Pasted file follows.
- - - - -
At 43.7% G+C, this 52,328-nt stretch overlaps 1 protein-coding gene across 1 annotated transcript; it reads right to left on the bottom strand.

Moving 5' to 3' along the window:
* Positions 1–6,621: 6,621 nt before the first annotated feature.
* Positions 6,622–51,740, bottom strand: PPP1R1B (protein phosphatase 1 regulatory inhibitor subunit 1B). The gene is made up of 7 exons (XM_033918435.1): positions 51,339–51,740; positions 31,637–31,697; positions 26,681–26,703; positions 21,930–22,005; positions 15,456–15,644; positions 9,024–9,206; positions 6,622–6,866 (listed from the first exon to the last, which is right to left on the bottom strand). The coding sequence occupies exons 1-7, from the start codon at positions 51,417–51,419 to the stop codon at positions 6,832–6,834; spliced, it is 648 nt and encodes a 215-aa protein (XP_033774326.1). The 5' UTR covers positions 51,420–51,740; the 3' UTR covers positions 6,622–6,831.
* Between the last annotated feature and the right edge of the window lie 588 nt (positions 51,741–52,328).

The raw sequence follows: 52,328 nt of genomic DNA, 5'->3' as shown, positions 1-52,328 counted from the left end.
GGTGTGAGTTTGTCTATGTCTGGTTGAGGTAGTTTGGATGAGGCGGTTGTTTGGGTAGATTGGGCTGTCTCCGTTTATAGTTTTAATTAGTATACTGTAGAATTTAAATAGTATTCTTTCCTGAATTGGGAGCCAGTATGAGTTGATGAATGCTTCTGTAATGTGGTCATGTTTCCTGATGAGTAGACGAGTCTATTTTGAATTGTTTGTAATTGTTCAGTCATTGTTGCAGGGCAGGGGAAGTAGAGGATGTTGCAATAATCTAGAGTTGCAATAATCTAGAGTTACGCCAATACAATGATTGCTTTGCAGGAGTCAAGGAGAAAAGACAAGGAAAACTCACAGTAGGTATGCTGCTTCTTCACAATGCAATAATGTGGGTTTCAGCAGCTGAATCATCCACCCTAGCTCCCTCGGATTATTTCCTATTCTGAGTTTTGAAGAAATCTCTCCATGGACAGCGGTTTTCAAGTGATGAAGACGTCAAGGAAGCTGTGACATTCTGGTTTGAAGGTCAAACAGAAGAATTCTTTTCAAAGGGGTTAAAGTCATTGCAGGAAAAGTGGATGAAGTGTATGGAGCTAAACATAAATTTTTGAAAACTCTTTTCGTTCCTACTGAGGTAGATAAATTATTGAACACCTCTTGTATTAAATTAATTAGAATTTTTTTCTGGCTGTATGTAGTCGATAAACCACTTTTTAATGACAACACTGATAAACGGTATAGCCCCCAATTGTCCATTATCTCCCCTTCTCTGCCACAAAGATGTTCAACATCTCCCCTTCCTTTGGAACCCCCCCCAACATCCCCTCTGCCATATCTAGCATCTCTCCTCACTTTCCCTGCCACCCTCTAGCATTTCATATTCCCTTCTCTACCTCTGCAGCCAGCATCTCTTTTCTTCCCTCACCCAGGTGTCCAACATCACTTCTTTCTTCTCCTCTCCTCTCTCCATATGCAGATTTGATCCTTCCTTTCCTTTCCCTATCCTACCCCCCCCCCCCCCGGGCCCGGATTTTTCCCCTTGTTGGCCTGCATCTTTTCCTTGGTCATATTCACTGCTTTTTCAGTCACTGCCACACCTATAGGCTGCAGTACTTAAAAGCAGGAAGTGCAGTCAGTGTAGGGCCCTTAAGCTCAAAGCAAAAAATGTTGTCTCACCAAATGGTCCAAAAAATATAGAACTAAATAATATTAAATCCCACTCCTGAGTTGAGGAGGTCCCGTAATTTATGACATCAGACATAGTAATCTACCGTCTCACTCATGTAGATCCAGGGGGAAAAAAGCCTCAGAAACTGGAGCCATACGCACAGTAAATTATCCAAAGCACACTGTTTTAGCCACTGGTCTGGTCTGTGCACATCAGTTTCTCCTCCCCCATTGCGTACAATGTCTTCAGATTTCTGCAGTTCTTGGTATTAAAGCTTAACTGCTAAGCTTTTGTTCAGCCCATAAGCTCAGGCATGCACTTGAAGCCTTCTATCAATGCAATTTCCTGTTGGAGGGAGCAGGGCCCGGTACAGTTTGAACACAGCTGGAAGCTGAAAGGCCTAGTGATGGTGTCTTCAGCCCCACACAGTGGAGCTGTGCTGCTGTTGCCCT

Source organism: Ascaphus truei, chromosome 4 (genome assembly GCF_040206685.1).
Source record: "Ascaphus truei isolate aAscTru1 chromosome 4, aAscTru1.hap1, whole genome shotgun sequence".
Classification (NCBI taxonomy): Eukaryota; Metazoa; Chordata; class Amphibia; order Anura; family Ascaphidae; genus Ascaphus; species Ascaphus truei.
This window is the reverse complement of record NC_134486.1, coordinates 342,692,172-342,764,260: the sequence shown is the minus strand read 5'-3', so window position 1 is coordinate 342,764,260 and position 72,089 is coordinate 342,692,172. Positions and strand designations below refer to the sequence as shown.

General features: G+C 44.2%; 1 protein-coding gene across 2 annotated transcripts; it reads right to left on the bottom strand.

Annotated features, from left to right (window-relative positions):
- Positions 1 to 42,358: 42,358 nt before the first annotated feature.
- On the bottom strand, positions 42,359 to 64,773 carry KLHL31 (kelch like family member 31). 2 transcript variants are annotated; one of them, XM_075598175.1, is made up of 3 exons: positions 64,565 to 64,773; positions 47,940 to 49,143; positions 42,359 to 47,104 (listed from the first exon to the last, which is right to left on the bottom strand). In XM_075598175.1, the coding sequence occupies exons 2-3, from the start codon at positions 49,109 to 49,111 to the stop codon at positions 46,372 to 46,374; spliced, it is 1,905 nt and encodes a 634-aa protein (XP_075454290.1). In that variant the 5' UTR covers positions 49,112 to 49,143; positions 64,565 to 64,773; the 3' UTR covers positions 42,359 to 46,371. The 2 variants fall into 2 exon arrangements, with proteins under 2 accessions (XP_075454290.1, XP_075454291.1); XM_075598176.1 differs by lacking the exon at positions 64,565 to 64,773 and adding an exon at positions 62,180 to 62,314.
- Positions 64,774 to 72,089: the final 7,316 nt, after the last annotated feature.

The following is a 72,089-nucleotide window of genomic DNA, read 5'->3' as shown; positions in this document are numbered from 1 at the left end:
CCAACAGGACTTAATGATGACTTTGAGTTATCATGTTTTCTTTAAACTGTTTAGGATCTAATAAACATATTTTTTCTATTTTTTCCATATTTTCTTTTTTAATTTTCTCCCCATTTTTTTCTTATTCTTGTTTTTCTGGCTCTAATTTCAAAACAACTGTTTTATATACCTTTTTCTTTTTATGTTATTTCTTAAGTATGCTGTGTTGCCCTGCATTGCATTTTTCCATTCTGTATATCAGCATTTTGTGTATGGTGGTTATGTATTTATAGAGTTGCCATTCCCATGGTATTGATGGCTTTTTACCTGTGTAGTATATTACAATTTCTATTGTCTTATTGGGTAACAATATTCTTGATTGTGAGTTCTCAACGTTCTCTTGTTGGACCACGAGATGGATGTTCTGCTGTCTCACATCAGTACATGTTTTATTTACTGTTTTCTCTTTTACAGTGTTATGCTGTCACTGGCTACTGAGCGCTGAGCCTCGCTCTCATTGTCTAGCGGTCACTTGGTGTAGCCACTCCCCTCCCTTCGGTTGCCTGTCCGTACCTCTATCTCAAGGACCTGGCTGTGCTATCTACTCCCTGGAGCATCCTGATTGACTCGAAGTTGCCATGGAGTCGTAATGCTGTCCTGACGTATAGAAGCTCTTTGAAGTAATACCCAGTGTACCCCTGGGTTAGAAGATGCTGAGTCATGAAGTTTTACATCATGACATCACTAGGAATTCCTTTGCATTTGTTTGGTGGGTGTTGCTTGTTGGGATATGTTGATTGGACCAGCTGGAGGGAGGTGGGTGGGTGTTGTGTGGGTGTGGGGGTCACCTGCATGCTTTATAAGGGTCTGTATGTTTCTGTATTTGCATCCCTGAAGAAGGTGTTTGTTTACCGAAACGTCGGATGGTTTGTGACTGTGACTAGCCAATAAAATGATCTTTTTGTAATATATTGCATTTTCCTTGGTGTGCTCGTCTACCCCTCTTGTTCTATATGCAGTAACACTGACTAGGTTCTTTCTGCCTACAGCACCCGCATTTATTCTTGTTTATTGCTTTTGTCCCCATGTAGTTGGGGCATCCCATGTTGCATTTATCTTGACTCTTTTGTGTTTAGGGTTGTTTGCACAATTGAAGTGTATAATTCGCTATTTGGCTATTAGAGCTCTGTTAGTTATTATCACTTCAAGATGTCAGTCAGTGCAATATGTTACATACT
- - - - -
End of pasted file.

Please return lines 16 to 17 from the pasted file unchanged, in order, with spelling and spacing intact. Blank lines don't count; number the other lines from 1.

- Positions 64,774 to 72,089: the final 7,316 nt, after the last annotated feature.

The following is a 72,089-nucleotide window of genomic DNA, read 5'->3' as shown; positions in this document are numbered from 1 at the left end: